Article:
Varelans lands a few punches but nothing major, while Kimo attempts some submissions which go nowhere. We stay in this position for about five minutes, as Varelans is tired and Kimo has to deal with 340lbs laying on him. Kimo is able to roll the big man and mounts him as the end up wedged against the fence. A few big rights by Kimo and Big John stops the fight.

Not a lot of action in this one, but these guys were exhausted. There was a lot of effort by both guys throughout the full nine minute fight, with each guy really giving it his all to gain control.

Kimo advances but pulls out of the tournament due to dehydration, while this is – you guessed it – Varelans final UFC appearance. He would hang around the MMA world until late 1998, but hasn’t been heard from in almost 10 years now.

Semi Finals

Steve Nelmark (2-0) vs Tank Abbott (5-3)

Highlights are shown of Nelmark’s victory over Marcus Bossett in the prelim fight, which he won with what I would call “bouncy” headbutts. You have to see this if you get a chance, as both guys heads pogo off the mat together. Almost looks like a dance.

As for the fight, while Nelmark is a fairly big guy at 250lbs and looks mean, Tank eats him alive. Tank cracks him with a huge right at the start of the fight, slams him to the ground but gets caught in a guillotine. He pulls free and Nelmark stands up against the fence until Tank’s massive right cross drops him. His knees buckle and his head wedges against the cage in one of the ugliest looking scenes yet in the UFC. He would walk out of the cage on his own though, as it only looked bad.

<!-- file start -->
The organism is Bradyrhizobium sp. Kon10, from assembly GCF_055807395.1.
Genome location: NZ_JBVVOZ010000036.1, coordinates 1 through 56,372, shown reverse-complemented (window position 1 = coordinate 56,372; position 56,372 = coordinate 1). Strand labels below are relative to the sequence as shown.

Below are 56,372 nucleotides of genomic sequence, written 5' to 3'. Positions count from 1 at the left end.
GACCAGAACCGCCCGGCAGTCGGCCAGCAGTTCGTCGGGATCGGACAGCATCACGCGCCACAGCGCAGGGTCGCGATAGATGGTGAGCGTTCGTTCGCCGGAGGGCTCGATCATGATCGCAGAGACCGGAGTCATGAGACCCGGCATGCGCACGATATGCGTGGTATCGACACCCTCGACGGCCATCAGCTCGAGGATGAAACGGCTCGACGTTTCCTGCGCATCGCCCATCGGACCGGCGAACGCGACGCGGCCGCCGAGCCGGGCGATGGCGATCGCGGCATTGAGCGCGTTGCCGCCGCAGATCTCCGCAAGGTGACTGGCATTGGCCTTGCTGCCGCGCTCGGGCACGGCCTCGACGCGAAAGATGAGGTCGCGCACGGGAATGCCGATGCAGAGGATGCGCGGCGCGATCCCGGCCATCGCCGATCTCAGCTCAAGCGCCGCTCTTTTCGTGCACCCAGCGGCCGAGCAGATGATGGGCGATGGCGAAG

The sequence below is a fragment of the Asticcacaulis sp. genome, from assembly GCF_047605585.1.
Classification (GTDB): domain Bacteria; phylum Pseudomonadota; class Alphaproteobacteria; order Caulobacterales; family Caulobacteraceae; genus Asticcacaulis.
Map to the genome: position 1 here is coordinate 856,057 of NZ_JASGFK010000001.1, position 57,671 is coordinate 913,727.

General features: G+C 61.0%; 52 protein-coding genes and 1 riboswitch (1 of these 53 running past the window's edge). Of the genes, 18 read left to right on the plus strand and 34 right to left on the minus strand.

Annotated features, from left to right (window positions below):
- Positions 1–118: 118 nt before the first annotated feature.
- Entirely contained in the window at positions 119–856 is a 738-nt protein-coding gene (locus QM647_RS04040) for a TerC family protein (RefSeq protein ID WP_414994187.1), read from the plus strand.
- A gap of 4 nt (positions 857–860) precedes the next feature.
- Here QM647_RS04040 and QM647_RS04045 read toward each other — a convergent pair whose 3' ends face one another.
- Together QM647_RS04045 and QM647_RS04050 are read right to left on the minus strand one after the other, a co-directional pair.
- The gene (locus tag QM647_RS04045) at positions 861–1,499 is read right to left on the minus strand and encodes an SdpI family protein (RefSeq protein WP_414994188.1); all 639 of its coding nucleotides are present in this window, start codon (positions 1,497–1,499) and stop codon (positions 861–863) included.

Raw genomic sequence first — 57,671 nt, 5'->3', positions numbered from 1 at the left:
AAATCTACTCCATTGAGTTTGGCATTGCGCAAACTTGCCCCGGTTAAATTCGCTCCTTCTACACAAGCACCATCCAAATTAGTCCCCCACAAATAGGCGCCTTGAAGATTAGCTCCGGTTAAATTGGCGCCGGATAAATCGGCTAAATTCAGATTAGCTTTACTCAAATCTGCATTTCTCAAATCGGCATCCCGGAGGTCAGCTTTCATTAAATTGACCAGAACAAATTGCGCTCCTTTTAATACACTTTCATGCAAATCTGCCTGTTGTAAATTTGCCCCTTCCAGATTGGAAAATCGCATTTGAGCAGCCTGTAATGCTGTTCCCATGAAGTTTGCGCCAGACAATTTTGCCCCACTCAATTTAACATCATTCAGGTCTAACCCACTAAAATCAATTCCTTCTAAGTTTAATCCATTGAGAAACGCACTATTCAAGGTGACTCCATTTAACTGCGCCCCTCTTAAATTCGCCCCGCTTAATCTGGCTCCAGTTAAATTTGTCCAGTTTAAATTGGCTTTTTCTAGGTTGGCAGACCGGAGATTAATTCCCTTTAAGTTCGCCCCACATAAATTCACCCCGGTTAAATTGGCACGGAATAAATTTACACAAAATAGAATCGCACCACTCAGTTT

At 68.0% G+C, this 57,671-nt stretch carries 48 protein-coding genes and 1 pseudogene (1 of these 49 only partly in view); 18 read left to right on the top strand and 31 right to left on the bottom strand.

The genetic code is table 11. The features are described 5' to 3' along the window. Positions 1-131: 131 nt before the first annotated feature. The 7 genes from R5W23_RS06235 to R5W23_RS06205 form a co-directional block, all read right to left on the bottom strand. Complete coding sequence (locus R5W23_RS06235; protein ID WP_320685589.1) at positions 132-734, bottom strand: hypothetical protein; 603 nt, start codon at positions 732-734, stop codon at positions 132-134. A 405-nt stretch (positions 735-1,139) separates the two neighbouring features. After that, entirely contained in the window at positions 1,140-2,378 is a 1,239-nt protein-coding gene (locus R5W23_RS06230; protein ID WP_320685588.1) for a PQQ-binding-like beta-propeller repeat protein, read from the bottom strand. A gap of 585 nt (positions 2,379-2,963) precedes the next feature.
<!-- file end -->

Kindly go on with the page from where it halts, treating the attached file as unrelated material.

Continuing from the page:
Decisive win for Tank, and the sped of it will only serve him well for the finals as stamina has always been his Achilles heel.

Mark Hall (3-2) vs Don Frye (7-1)

Frye gets his second straight rematch, and the last time these two fought in the UFC it was all Frye. They had fought a second time a month before this fight at U-Japan, with Hall losing that one by submission in just over five minutes. So this is their third fight in five months

This one is over quick, as Hall tries to pull guard only to have Frye drop down and pull a heel hook for a quick submission, leaving Hall unable to stand up. This takes all of 20 seconds.